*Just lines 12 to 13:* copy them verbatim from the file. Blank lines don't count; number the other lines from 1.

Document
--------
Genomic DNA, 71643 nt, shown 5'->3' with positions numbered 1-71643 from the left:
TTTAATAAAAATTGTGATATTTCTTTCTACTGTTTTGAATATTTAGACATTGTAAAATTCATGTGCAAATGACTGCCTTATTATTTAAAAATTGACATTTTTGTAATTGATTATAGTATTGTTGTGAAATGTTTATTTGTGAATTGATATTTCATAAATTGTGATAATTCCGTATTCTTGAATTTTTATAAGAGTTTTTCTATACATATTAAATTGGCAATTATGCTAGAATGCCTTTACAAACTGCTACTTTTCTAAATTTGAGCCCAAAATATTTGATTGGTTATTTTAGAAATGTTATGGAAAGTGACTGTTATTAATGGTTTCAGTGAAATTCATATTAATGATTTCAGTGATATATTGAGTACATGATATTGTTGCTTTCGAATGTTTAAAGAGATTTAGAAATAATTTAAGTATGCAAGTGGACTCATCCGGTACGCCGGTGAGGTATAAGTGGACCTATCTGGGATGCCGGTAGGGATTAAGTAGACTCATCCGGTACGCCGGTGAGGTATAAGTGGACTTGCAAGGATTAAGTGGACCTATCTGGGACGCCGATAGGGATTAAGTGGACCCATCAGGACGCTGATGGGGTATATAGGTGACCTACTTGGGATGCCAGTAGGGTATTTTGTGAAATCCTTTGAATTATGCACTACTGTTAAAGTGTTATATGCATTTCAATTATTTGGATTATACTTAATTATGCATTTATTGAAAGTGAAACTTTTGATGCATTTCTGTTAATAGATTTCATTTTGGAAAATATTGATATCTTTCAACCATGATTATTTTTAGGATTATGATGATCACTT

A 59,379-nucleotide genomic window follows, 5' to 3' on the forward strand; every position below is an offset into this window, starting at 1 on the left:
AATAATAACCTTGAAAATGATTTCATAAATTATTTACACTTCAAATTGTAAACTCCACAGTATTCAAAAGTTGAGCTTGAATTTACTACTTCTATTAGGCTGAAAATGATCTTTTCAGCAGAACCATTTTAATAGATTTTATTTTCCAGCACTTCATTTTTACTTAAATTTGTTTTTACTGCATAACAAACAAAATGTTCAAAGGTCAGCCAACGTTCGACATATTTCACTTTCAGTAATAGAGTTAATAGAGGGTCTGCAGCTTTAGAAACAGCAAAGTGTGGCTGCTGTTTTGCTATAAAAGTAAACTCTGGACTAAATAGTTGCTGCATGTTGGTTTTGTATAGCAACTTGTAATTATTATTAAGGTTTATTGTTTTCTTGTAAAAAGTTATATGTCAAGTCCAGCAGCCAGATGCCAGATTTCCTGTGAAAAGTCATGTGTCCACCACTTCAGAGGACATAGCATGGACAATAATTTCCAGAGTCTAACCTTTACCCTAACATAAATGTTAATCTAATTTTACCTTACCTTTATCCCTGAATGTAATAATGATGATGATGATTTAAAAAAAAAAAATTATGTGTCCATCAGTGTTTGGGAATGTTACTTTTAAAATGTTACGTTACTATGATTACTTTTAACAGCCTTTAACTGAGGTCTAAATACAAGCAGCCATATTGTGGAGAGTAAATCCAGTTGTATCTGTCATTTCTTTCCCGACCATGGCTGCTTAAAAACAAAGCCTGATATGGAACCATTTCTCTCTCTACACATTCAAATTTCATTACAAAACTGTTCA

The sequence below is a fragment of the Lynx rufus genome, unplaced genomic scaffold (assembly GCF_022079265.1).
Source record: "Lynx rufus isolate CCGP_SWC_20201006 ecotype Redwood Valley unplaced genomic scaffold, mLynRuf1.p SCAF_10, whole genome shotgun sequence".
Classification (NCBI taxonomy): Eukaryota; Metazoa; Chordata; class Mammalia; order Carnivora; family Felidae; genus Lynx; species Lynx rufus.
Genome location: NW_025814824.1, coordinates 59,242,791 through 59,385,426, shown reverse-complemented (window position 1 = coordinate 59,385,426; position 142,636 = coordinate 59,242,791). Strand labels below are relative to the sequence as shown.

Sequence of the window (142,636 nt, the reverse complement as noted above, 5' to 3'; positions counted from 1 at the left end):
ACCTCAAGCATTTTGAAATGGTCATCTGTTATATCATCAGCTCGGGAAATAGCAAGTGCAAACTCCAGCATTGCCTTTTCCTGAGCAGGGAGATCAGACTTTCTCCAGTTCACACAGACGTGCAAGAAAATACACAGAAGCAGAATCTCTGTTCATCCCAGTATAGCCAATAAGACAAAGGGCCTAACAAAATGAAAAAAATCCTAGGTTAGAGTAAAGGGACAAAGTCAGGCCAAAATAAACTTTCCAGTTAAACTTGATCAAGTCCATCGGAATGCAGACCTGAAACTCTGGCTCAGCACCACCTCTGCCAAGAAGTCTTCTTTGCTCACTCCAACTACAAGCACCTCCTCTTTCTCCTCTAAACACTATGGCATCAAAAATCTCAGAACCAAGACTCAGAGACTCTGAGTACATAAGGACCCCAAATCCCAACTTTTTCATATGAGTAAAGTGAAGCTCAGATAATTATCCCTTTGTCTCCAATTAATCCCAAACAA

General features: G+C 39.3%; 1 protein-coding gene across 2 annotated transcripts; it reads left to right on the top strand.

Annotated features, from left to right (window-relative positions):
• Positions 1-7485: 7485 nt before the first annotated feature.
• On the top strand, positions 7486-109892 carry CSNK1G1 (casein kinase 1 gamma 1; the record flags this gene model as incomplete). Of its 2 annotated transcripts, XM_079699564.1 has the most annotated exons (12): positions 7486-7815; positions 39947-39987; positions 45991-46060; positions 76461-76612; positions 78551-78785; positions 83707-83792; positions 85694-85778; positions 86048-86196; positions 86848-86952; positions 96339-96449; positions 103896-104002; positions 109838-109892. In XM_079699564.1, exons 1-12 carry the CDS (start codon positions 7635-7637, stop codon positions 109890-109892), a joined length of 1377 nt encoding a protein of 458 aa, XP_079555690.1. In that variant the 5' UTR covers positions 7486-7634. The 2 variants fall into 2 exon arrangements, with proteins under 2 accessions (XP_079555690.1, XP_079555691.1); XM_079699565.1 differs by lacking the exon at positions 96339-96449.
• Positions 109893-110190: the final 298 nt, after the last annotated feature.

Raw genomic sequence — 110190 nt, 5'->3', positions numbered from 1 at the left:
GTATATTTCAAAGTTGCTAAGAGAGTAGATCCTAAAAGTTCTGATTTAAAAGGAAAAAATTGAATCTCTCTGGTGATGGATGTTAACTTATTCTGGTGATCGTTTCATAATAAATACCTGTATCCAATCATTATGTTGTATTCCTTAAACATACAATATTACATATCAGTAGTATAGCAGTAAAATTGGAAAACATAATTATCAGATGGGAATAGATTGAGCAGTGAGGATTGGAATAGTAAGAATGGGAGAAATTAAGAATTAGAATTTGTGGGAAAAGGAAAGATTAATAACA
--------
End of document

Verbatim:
Annotated features, from left to right (window-relative positions):
• Positions 1-7485: 7485 nt before the first annotated feature.